If anyone can enlighten us about the Dakota language or can explain the park board’s garbled use of Bde Maka Ska, sometimes as a substitute for Lake Calhoun and others for Calhoun only, or can tell us about “white earth”, please do. I won’t post comments on whether we should keep or erase the Calhoun name; many other venues provide space for those arguments.

David C. Smith    minneapolisparkhistory[at]q.com

Lake Calhoun Outlet and Lakewood Cemetery Greenhouses

I acquired this photograph because it’s the only one I’ve seen of an outlet from Lake Calhoun. But in light of today’s public tours of Lakewood Cemetery’s greenhouses I looked at the picture differently. Until I was told by Katie Thornton at Lakewood that the cemetery once had six huge greenhouses I had no idea what the buildings in this picture near the southeast shore of Lake Calhoun could be. Now I realize they might be the Lakewood greenhouses.

EPSON MFP image

I don’t know the date of this photograph of the south shore of Lake Calhoun — or the photographer. I was interested in it primarily because of the “outlet” and the parkway running so close to the shore. But it may also be the only picture I’ve seen of the Lakewood Cemetery greenhouses. What else could that be near the southeastern shore of the lake? (Photo: David C. Smith Collection)

If you make it over to the Lakewood Cemetery greenhouse tour today and I don’t, please ask if their greenhouses are what we see here and let me know what you learn. If you have better information — or guesses — on what those structures might be, please share.

David C. Smith    minneapolisparkhistory[at]q.com

100 Years Ago: Altered Electoral Map and Shorelines

What has changed in 100 years? A few times on this site, I have looked back 100 years at park history. I’ll expand my scope this year because of extraordinary political developments. Politics first, then parks.

The national electoral map flipped. The electoral map of the 1916 Presidential contest is astonishing. Woodrow Wilson, a Democrat, won a close re-election against Republican candidate Charles Hughes, a Supreme Court Justice. Compare red and blue states below to today. Nearly inverted. The Northeast, Upper Midwest and Far West — well, Oregon — voted alike. Republican. And lost.

1916_electoral_map

The 1916 electoral map was nearly opposite of the 2016 electoral map in terms of  party preference. Unlike 2016, President Wilson won both the popular vote and the electoral vote, but his electoral-vote margin was smaller than Donald Trump’s. If the total of votes cast in 1916, fewer than 19 million, seems impossibly low even for the population at that time, keep in mind that only men could vote. (Source: Wikipedia)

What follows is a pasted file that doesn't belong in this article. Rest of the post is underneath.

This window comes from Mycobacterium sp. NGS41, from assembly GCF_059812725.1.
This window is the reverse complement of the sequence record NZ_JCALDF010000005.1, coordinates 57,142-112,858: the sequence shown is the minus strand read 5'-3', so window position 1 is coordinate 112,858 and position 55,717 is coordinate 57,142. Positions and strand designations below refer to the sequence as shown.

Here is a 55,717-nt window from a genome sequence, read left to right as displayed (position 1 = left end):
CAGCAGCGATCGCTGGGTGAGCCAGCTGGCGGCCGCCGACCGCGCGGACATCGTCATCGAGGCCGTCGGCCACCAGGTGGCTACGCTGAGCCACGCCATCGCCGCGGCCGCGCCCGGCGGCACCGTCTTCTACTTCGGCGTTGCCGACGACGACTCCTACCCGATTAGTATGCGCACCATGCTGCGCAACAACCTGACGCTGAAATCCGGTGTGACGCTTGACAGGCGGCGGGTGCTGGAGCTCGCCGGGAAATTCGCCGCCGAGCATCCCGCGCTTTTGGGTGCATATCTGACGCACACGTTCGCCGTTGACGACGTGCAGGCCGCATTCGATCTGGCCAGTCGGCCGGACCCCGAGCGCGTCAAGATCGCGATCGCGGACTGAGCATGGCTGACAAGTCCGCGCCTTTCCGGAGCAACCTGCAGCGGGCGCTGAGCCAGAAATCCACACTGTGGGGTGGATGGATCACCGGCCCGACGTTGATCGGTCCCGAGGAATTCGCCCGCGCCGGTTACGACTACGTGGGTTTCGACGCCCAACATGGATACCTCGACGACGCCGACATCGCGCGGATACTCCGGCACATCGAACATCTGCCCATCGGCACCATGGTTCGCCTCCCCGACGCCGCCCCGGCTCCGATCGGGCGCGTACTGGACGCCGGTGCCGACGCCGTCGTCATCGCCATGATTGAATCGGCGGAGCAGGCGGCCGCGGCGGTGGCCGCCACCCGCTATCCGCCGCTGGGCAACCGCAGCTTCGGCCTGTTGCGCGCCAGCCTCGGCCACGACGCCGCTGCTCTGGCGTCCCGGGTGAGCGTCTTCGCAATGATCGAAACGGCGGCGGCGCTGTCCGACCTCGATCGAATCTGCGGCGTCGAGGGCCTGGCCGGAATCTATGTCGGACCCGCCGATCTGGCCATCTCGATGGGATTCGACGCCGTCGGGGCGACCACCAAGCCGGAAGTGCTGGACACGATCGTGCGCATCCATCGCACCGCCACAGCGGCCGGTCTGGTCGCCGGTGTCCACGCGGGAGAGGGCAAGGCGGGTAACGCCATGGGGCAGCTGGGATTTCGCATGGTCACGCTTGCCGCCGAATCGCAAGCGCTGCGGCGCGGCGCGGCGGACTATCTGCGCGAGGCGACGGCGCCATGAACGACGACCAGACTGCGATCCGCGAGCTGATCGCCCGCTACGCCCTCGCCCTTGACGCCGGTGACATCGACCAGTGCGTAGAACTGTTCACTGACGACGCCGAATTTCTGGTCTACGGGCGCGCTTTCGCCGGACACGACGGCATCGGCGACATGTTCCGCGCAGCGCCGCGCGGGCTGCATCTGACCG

While Minnesota’s electoral votes were cast for the Republican — although Hughes received only 392 more votes than Wilson out of nearly 400,000 cast — Minneapolis elected Thomas Van Lear as its mayor, the only Socialist to hold that office in city history. One hundred years later, Minneapolis politics are again dominated by left-of-center politicians.

The population of Minneapolis in 1916 and 2016 was about the same: now a little over 400,000, then a little under. Minneapolis population peaked in mid-500,000s in mid-1950s and dropped into mid-300,000s in late 20th Century. One hundred years ago, however, Minneapolis suburbs were very sparsely populated.

The world 100 years ago was a violent and unstable place. World War I was in its bloody, muddy depths, although the U.S. had not yet entered the war, and Russia was on the verge of revolution. Now people are killed indiscriminately by trucks, guns, and bombs. People worldwide debated then how to address the excesses of capitalists, oligarchs and despots unencumbered by morality. We still do.

One notable change? Many Americans campaigned in 1916 to put women in voting booths, in 2016 to put a woman in the Oval Office.

Continuing Park Growth: North and South

How about progress in parks? The Minneapolis park board added significantly to its playground holdings in 1916 and 1917 as public demand for facilities and fields for active recreation increased. In North Minneapolis, Glenwood (Theodore Wirth) Park was expanded and land for Folwell Park was acquired. In South Minneapolis, Nicollet (Rev. Dr. Martin Luther King, Jr.) Park and Chicago Avenue (Phelps) Park were purchased and land for Cedar Avenue Park was donated. In 1917, the first Longfellow Field was sold to Minneapolis Steel and steps were initiated to replace it at its present location.

One particular recreational activity was in park headlines in 1916 for the very first time. A nine-hole course was opened that year at Glenwood (Theodore Wirth) Park, the first public golf course in Minneapolis. Golf was free and greens weren’t green, they were made of sand. In less than ten years, the park board operated four 18-hole courses (Glenwood [Wirth], Columbia, Armour [Gross], and Meadowbrook) and was preparing to add a fifth at Lake Hiawatha.

The Grand Rounds were nearly completed conceptually, when first plans for St. Anthony Boulevard from Camden Bridge on the Mississippi River to the Ramsey County line on East Hennepin Avenue were presented in 1916. Park Superintendent Theodore Wirth also suggested that the banks of the Mississippi River above St. Anthony Falls might be made more attractive with shore parks and plantings, even if the railroads maintained ownership of the land. One hundred years later we’re still working on that, but have made some progress including the continuing purchase by the Park Board of riverfront lots as they have become available.These have been the only notable additions to park acreage in many years.